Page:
Jacoppo Beccaria: in order to understand the composition of flour, he mixed it with water, forming a
dough; then he pressed gently the dough in water, recovering a white powder (starch) and a chewy
Figure 1. When flour is kneaded with water, then pressed in water, a white powder (starch, on
the left) separates from a chewy mass (right) made of some particular proteins (gluten).
This experiment demonstrated that flour was made from starch and gluten. Observing the dough
during the experiments also shows very clearly that gluten is a viscoelastic network where starch
granules are trapped, like fishes in a net (three dimensional). Viscoelastic? It means that gluten has
some elasticity, like rubber, but also that it flows, slowly, with some viscosity.
If butter is added to dough, it divides into particles that are trapped in the same gluten net, and this
dough leads to a robust brisee pastry after cooking.
But if butter is first mixed with flour first (before water is added), then starch granules are coated with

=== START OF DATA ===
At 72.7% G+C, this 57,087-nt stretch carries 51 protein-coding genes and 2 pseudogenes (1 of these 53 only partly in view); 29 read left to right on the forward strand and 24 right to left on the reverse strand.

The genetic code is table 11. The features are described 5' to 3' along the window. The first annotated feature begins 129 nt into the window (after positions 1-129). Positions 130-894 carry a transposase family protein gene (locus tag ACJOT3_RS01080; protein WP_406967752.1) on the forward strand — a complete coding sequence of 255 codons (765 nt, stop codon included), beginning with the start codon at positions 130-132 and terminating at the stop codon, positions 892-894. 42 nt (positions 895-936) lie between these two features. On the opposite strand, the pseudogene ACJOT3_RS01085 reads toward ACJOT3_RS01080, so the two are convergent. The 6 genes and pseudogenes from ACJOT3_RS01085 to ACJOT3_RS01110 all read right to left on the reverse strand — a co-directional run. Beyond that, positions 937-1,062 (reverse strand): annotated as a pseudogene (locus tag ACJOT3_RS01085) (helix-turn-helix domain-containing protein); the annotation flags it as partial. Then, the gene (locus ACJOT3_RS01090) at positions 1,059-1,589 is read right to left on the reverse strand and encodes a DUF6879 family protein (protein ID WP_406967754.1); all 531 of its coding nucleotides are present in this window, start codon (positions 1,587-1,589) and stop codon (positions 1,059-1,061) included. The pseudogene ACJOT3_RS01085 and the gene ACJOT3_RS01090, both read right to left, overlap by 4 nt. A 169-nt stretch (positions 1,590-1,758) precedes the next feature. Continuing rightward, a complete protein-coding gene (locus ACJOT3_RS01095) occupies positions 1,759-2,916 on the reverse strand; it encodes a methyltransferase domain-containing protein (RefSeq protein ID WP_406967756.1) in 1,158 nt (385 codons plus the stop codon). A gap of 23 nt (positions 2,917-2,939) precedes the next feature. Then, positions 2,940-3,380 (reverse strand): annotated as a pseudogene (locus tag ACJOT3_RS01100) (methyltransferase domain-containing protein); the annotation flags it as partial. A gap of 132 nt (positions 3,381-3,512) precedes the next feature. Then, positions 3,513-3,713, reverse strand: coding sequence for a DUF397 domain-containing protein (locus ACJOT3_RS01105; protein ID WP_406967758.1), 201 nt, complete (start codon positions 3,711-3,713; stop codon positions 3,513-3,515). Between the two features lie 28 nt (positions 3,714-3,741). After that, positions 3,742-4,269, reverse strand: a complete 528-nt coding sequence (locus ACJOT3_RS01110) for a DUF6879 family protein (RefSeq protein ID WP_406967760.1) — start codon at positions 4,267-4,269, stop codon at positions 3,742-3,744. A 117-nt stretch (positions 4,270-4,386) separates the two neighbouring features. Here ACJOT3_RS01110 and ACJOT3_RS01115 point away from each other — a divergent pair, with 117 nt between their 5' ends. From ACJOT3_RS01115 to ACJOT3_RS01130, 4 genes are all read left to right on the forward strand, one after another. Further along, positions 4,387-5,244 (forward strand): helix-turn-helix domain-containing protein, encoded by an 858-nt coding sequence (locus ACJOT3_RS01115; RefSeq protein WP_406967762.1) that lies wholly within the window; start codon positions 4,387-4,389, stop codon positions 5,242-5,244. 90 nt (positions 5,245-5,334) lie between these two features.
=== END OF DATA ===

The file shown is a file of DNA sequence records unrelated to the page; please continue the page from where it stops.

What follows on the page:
fat, and this fat coating hinders gluten formation, so that sablee pastry is made.
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Figure 2. There are two ways of mixing wheat flour, water and butter (top): if flour is kneaded
first with water, a gluten network is formed, into which fat is dispersed, and a “brisee” pastry is
obtained (left) ; but if the flour is first mixed with butter, no gluten network can form when
water is added (right), and “sablee” pastry is formed. How much starch can be put into butter?
A model where starch granules are considered as disks that form a regular tiling leads to a
proportion of 1 part of butter for 3 parts of starch. When a 3-dimensional model is preferred, a
1/1 proportion is calculated.
Let’s now come to the proportion of the various ingredients in dough. A small calculation can be made
to understand how much flour can be mixed with a certain quantity of butter. Let’s consider first the
two dimensional case of a square packing of circular flour granules having all the same radius.